Under Pressure From Angry Students, GOP Gov Reverses on Federal Summer Meals Funding

“It only took literally everyone in the entire state telling him that he was being a monster,” said one political scientist, “for him to do the absolute easiest thing and feed hungry kids.”

By Julia Conley. Published 2-13-2024 by Common Dreams

Photo: USDA/Public domain

As the deadline rapidly approached for state governments to accept federal funds for summer food assistance for children, Nebraska Gov. Jim Pillen announced Monday that conversations with students from around the state had convinced him to take the funding—leaving just 14 Republican-led states still refusing the aid.

At a news conference, the GOP governor—who previously said he didn’t “believe in welfare” and would be forgoing $18 million for the Summer Electronic Benefits Transfer (Summer EBT) program—said he had changed his mind after “an evolution of information” about how young people across Nebraska would be affected by his decision.

Pillen said he spoke to students at a youth legislative day at the state Capitol earlier this month and during a visit to a school in Boys Town, Nebraska.

“They talked about being hungry, and they talked about the summer USDA program and, depending upon access, when they’d get a sack of food,” Pillen said Monday. “And from my seat, what I saw there, we have to do better in Nebraska.”

The funding from the U.S. Department of Agriculture (USDA) will provide the families of an estimated 150,000 children across the state with pre-loaded EBT cards that they’ll be able to use for groceries, with $40 to spend per summer month. The children who qualify for the program are eligible for free and reduced-price lunches during the school year and other assistance programs such as Medicaid.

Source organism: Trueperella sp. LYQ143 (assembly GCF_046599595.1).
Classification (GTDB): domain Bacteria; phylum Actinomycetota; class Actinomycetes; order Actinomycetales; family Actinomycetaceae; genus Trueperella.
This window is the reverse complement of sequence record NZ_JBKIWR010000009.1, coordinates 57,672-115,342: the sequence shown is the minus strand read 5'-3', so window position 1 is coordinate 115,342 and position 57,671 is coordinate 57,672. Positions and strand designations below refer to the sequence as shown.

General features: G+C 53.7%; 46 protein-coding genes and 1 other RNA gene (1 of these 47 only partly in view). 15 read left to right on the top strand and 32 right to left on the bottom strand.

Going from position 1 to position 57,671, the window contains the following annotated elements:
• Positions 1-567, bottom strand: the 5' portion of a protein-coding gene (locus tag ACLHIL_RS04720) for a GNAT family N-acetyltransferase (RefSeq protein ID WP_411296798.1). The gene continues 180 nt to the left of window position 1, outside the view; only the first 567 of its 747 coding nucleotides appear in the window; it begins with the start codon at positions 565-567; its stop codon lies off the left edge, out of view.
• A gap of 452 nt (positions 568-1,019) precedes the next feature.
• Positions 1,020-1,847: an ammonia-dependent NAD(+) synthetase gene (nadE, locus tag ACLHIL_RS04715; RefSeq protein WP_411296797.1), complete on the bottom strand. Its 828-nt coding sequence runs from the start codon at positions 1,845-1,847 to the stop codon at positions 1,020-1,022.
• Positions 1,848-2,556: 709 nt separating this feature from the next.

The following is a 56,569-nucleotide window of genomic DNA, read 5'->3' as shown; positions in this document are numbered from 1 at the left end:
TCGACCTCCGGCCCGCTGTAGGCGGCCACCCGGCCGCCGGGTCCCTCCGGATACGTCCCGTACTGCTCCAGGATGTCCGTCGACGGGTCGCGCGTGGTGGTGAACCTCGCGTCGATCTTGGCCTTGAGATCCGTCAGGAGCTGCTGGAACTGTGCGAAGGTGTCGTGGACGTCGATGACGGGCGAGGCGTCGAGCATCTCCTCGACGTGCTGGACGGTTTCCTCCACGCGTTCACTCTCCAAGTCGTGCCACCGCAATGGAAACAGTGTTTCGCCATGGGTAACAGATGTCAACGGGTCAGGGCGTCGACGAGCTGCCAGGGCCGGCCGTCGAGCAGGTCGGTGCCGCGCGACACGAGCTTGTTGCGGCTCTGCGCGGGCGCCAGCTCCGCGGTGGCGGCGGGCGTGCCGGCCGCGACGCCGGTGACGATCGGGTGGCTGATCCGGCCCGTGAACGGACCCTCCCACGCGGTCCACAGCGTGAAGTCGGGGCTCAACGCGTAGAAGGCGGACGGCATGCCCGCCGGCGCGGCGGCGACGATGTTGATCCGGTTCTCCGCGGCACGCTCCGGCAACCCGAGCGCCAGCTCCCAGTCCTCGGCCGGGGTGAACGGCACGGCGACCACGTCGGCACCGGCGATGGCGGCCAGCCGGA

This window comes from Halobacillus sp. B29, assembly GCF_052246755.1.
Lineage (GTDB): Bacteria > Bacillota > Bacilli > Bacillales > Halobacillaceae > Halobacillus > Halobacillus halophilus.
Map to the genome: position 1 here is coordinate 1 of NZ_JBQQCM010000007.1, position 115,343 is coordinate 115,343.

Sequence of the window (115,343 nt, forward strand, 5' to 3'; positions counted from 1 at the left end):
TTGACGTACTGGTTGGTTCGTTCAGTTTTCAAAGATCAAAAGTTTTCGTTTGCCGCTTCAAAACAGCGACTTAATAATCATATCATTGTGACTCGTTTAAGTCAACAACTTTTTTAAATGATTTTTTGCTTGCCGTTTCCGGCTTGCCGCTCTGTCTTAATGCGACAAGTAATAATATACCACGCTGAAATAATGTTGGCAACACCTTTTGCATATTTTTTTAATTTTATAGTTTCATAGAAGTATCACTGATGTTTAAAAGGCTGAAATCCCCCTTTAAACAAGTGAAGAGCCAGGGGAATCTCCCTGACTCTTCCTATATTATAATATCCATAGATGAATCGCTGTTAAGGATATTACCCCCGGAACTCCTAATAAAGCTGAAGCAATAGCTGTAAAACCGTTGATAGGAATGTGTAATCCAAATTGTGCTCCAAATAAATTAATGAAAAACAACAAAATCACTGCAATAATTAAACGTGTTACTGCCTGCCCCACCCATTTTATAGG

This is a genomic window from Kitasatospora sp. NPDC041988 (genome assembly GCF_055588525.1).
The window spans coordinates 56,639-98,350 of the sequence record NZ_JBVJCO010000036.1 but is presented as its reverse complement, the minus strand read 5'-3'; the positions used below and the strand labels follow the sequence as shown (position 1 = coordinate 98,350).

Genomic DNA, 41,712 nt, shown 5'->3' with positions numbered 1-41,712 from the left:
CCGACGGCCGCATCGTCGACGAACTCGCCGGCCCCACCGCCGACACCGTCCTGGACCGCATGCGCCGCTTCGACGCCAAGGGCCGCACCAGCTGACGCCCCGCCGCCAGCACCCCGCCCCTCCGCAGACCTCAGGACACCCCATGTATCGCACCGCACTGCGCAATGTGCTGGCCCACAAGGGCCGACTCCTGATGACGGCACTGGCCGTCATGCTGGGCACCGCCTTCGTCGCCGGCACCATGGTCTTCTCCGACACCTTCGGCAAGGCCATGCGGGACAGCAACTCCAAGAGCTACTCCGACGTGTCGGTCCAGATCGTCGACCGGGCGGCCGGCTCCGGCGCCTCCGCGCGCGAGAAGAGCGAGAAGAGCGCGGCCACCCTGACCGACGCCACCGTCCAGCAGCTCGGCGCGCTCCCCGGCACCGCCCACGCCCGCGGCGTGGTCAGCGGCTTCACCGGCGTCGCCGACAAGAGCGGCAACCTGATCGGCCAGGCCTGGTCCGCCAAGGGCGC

Lawmakers in the officially nonpartisan Nebraska Legislature had been pressuring Pillen to accept the funding, with state Sen. Jen Day, a registered Democrat, introducing a bill that would have forced the state to participate in the Summer EBT program. Her legislation had the support of state Sen. Ray Aguilar, who is registered as a Republican, but was stalled in the Senate after a hearing last week.

Day called Pillen’s reversal a “HUGE win for Nebraska kids, families, and local [agriculture] producers and small businesses.”

“I want to thank the governor for heeding the call of myself, my colleagues, and countless Nebraskans who asked the governor to rethink his decision,” Day said.

The deadline for states to accept the Summer EBT funding was originally January 1, but was extended to this Thursday.

Alabama, Alaska, Florida, Georgia, Idaho, Iowa, Louisiana, Mississippi, Oklahoma, South Carolina, South Dakota, Texas, Vermont, and Wyoming—all led by Republican governors—were still planning to forgo the funding as of Tuesday, despite outcry from anti-poverty groups, pediatricians, and Democratic lawmakers.

Nebraska state Sen. Megan Hunt applauded the young residents who pushed Pillen to take the funding, saying it showed that “all voices make a positive difference.”

“This would not be possible without the tremendous amount of outreach and pressure the public put on our elected officials to do the right thing,” said Eric Savaiano, economic justice program manager for Nebraska Appleseed.

Ari Kohen, a political scientist at the University of Nebraska-Lincoln, was careful not to heap much praise onto Pillen for agreeing to feed low-income children in the state, calling the governor “Nebraska’s own Ebenezer Scrooge.”

“It only took literally everyone in the entire state telling him that he was being a monster—and probably being haunted by some ghosts—for him to do the absolute easiest thing and feed hungry kids with someone else’s money,” said Kohen.

This work is licensed under Creative Commons (CC BY-NC-ND 3.0).

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